As much as I like the idea of becoming an unconventionally employed, stay-at-home dad, I get to wondering what impression I would be giving to my kids.
“What does your dad do?” they would be asked.
“He does a lot of gardening, and laundry,” they would say. “Sometimes he plays his guitar.”
“No, I mean, for a living,” the questioner would say.
We’re told that work is a thing you do, not a place you go – a common saying of telecommuters and the tech industry. Right?
But part of being a parent is being a model for your kids to learn from, for better or for worse. They get their impressions of being an adult based on what they see the grownups in their life doing. If I took on the role of primary householder, what model does that present, especially to my son? Would it show the benefits of an unconventional life or demonstrate that dad is a slacker?
A lot hinges on semantics: what do we mean by “do”? When people say “what do you do?” they really mean “what activity do you perform for which you make money.” For some people, the answer to that question is obvious and clear: “I’m a doctor” or “I’m a lawyer.”
For many others, however, what they “do” and what they want to be doing are very different, and answering the question can be much more complicated. “I serve coffee, but I’m really a musician,” for instance. Or the job has no recognizable label: “I key summaries of government activity into a database so that others can search and retrieve the information based on topic or stage of government action.” It does not roll of the tongue easily, or have the same cachet as “I’m a reporter.”
My kids are already at a disadvantage because they don’t really know what I do. I leave for work every weekday and come home in the evening, presumably having done something valuable in that time. It is hard for me to explain it to them because what I do is very academic and very derivative, and it takes place out of their view and field of experience (more on that another time).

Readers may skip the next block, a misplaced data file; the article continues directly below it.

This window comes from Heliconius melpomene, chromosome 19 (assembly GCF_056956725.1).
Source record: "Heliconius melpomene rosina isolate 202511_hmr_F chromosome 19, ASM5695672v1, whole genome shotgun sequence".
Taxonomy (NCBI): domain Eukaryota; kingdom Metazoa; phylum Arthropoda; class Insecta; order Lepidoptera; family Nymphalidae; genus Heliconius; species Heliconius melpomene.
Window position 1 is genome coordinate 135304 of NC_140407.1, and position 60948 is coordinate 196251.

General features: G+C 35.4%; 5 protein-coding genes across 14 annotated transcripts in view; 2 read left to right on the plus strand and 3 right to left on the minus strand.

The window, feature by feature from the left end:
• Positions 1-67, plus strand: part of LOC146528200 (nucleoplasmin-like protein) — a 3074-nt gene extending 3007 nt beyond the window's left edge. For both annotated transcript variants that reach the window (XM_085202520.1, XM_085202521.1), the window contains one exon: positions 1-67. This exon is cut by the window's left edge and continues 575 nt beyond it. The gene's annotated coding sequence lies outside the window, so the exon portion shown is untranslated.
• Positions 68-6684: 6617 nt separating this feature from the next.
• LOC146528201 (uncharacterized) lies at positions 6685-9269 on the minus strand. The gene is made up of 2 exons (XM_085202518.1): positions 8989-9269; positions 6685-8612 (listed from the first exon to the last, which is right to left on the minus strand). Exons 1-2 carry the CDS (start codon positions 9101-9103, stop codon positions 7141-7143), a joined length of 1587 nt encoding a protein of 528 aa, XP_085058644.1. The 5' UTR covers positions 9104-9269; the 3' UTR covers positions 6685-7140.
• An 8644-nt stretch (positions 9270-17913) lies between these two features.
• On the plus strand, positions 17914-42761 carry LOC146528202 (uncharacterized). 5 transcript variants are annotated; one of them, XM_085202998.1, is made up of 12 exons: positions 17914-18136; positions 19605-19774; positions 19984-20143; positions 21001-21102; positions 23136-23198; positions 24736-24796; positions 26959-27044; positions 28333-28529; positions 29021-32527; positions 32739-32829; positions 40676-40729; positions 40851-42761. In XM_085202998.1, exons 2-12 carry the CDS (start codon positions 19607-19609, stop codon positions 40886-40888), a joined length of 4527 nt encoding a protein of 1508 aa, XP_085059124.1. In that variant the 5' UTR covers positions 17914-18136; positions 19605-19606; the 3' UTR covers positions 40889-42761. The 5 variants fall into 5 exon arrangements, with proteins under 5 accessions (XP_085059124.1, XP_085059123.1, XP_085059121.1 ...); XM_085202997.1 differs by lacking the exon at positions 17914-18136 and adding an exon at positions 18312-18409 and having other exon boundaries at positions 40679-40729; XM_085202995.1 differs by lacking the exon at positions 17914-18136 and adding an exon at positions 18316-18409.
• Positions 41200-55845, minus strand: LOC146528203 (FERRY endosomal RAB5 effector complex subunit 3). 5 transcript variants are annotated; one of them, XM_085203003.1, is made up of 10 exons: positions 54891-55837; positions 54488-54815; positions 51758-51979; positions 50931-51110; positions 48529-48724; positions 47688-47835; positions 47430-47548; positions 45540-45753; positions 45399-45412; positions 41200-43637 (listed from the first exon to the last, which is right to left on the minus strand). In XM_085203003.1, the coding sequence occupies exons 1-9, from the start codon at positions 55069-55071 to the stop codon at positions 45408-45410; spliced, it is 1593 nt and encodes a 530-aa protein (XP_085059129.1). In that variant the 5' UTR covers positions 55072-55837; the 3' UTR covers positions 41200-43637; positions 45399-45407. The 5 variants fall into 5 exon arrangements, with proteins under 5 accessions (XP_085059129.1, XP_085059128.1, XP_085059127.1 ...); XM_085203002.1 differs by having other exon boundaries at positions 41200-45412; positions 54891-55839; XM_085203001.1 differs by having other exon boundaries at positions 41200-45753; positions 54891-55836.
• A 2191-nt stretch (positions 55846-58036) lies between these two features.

Back during my involuntary hiatus in employment, I was telling a neighbor about how my job search was not going well. I had hoped to use the situation to find an ideal new job but was close to settling for any job offer that came across my desk. “As long as it’s not soul-sucking,” was his advice. And he is right, of course, but sometimes you have a trade away your soul because you’ve been left with no choice. Forget about gaining phenomenal guitar-playing prowess. These days it is enough just to keep the roof over your head.
In this age of declining prospects for employment for the next generations, I see two alternatives. One is that we continue with the current model for education and career and hope to God that it is not your kid that ends up on unemployment. That requires a lot of blind faith and wishful thinking.
The other is that we redefine the concepts of employment, career, and what people “do”. If we did that, we must infuse these concepts with personal passion and social goals. We must be more liberal about labels and pigeonholes, and what is deemed “okay” for one’s life pursuit. If a kid wants to be a “rock and roll education reform administrator” instead of “lawyer”, we should not just think it is fine; we should encourage that choice and support it unreservedly.
I think I’m too stuck in the old industrial model of dad-commutes-to-work, dad-brings-home-the-bacon for there to be any hope for me. But I hope my kids can find not a career in the conventional sense but a life’s work. And if that means staying at home, let it be so.